Designed to help you find the resources you need to take the next step on your sustainability journey.
Offers good practice to help companies establish enduring relationships with a broad spectrum of stakeholders, leaders, and individuals to advance sustainable water management. Specifically, it: 1) identifies and characterizes various engagement methods and collective action models, 2) describes how companies can understand the nature of such collaborations, and 3) provides recommendations for how they can best organize and execute these actions.
Provides and overview of the CEO Water Mandate -- a unique public-private initiative launched by the UN Secretary-General in 2007, designed to assist companies in the development, implementation and disclosure of water sustainability policies and practices.
Presents case study examples of how companies, investors and Global Compact Local Networks have used the "Guidance on Responsible Business in Conflict-Affected and High-Risk Areas: A Resource for Companies and Investors" as a tool to align their policies, to engage with investee companies and to advance the implementation of responsible business practices in difficult operating environments around the world.
Sets baseline expectations for companies to provide proactive and constructive input to Governments to advocate for the creation of effective climate policies. The guide connects the dots between sustainability commitments, such as emissions reductions across their value chains and efficiency improvements, with corporate policy positions. Core elements of responsible corporate engagement in public policy are laid out in three practical action items 1) Engage for Legitimacy and Opportunity 2) Align for Consistency and Accountability 3) Report for Transparency.
Held in New York on 19-20 September 2013, the UN Global Compact Leaders Summit 2013: Architects of a Better World brought together 1,200 chief executives with leaders from civil society, Government and the United Nations to unveil the Business Engagement Architecture to align and scale up business action in support of sustainable development priorities. The Summary Report provides an overview of the Leaders Summit's high-level corporate sustainability strategy discussions and the strategic recommendations and action imperatives for the future of the initiative produced at the Leaders Summit.
Helps business understand, respect, and support the rights of Indigenous peoples by illustrating how these rights are relevant to business activities.
Profiles how companies integrate voluntary sustainability commitments into their strategies and operations. The report presents the Sustainability Commitment Growth Curve (SCGC) – a framework to help companies navigate their engagement with and derive value from voluntary sustainability commitments.
Showcases business initiatives that were nominated for the Business Leader’s Award to Fight Human Trafficking, which aims to identify and recognize good business practices for preventing and tackling human trafficking. The second in a series, this webinar explores innovative business approaches in the travel and tourism sector, with nominees sharing their good practices, challenges and lessons learned in preventing and mitigating the risks of human trafficking.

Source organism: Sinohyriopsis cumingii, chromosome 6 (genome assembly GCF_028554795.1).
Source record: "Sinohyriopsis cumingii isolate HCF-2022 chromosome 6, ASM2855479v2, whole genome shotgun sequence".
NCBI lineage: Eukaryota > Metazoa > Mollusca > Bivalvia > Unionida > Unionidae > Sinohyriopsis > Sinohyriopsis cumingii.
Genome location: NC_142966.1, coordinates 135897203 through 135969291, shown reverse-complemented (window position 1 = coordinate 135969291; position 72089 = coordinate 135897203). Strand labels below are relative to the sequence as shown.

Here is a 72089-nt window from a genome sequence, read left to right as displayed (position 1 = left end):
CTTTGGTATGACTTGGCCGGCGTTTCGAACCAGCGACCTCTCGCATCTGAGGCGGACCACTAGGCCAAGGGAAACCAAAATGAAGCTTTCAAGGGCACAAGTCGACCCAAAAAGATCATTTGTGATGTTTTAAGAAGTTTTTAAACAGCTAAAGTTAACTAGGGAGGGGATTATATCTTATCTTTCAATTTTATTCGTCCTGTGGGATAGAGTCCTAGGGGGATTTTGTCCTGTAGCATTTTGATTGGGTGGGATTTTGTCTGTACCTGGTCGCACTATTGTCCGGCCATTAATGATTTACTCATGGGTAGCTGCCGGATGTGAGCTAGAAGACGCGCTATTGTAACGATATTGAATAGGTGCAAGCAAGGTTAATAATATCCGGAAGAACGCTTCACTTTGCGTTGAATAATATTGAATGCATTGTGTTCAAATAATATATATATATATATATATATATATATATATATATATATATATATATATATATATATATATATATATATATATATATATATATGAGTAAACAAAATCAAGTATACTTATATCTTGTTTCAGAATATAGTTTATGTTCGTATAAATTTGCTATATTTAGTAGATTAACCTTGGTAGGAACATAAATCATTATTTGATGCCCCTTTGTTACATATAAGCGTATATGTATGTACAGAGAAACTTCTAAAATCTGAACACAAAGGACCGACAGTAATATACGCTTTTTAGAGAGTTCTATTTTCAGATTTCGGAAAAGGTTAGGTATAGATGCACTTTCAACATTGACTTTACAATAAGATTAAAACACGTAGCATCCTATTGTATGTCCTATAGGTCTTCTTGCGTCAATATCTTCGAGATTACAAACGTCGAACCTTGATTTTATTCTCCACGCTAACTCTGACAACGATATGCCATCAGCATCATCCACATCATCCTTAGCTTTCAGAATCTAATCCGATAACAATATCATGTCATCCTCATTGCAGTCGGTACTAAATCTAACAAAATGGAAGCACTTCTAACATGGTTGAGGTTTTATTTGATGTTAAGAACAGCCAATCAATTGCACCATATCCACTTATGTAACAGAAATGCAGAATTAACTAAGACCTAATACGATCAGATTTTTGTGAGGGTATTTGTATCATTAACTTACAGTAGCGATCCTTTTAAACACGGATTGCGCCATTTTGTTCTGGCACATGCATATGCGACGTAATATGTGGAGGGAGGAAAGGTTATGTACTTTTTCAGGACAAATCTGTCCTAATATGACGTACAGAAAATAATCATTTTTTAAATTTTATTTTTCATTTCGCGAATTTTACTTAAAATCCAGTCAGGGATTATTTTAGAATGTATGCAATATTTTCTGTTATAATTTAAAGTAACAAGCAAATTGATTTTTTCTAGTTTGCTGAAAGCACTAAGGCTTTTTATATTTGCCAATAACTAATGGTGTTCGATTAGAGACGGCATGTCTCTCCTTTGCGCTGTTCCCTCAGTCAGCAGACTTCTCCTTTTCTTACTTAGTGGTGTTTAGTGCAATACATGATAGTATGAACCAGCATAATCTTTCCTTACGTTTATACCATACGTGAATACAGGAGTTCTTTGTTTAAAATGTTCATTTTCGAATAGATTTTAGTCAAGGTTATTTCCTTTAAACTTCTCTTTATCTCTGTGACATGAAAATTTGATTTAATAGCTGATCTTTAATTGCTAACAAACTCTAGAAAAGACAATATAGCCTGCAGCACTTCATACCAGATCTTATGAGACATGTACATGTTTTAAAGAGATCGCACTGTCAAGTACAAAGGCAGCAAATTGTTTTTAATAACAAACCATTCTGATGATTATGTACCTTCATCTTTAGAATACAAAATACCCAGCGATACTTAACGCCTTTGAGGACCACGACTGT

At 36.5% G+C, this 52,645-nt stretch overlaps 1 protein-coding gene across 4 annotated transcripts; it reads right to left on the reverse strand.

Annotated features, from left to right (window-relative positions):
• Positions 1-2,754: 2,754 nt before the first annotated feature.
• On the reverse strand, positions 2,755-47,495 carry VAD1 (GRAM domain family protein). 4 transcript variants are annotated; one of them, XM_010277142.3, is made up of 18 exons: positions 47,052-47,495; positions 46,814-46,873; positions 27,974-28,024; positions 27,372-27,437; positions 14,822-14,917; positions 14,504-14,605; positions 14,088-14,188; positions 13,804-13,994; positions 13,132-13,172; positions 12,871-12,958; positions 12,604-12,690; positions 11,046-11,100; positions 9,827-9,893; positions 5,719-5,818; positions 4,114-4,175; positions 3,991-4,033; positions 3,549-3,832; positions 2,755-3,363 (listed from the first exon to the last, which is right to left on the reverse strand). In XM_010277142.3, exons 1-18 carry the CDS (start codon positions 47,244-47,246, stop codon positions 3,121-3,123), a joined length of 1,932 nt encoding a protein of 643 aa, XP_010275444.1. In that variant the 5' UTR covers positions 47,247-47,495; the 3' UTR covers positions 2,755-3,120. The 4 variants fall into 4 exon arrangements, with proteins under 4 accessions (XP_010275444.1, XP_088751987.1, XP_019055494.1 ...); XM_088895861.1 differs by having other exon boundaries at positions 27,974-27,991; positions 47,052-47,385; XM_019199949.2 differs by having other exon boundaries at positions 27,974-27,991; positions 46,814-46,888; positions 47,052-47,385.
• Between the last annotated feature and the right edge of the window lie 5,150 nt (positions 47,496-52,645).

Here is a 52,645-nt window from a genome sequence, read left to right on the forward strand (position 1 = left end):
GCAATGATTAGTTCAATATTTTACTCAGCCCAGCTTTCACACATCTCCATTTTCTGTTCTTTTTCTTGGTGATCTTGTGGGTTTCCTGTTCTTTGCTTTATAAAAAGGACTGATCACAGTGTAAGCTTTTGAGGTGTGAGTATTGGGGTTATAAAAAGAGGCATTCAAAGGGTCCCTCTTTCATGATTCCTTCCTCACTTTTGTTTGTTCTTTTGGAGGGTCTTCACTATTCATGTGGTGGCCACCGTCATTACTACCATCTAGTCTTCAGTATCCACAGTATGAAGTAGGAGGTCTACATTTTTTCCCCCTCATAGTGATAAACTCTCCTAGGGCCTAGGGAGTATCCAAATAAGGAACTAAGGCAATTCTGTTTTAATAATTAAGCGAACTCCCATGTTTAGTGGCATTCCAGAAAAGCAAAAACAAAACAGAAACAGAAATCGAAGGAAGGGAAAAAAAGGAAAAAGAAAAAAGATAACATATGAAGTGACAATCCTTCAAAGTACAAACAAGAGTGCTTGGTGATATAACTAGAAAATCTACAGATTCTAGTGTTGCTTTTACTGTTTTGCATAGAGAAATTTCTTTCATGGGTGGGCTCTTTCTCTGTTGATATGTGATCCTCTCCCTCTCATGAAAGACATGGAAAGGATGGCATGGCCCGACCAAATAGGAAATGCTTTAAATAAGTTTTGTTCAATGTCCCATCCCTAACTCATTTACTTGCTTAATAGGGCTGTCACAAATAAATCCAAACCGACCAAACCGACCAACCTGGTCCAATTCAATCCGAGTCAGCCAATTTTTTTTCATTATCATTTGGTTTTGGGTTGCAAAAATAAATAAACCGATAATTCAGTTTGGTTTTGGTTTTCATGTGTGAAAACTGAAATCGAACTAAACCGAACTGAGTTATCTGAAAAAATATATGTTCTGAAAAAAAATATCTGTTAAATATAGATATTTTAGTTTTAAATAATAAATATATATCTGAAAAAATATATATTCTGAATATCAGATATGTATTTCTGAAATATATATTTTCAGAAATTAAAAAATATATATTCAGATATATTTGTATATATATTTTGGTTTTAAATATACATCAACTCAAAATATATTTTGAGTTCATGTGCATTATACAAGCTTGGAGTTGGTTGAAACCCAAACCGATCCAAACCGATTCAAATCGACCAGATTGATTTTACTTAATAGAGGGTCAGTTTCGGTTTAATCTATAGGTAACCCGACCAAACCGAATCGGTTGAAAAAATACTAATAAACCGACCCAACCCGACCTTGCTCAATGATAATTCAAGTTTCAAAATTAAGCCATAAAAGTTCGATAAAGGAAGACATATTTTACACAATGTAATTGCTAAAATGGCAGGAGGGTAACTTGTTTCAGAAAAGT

The recent factory-building collapse in Bangladesh, claiming the lives of over 1,100 workers, provided a stark reminder that there is more to be done to ensure better and safer working conditions for workers in Bangladesh, as well as across other regions. This webinar reviews how companies can help prevent similar tragedies in the future. Panelists include representatives of Better Work (ILO/IFC), who share global experiences and solutions, and leading companies in the garment and mobile telecommunications sectors, who discussed some of the practical steps they have taken to improve worker standards in their supply chains.
Considered through the lens of social license methodology, panelists explored how companies can analyze operations and supplier relations to avoid contributing to negative impacts on human rights, such as child labour. Participants discussed the importance of meeting the minimum requirements to respect human rights as outlined by the Global Compact principles and the Guiding Principles and how doing so can help mitigate potential risks to a company’s reputation and bottom line. Business panelists share best practices and lessons learned about assessing human rights risks in their operations, and strategies they have used to prevent or respond to them.
Addresses the relationships between businesses and the communities in which they operate, focusing specifically on the extractive industry. Business arguments for proactive and robust human rights due diligence are presented, and participants explore how even unanticipated and unintentional impacts on the rights of local people can pose risks to a company’s productivity, reputation and social license to operate in a region. Panelists shared practices taken to avoid negatively impacting the human rights of local populations and lessons learned that apply across sectors.
Internationally-accepted frameworks now exist that define the responsibility of all companies with respect to human rights. This also extends to investors, who increasingly are looking to integrate human rights effectively and consistently into investment decision–making and corporate engagement. The webinar focuses on a new report, Investing the Rights Way: A Guide for Investors on Business and Human Rights, which aims to assist investors in evaluating human rights–related issues across their portfolios.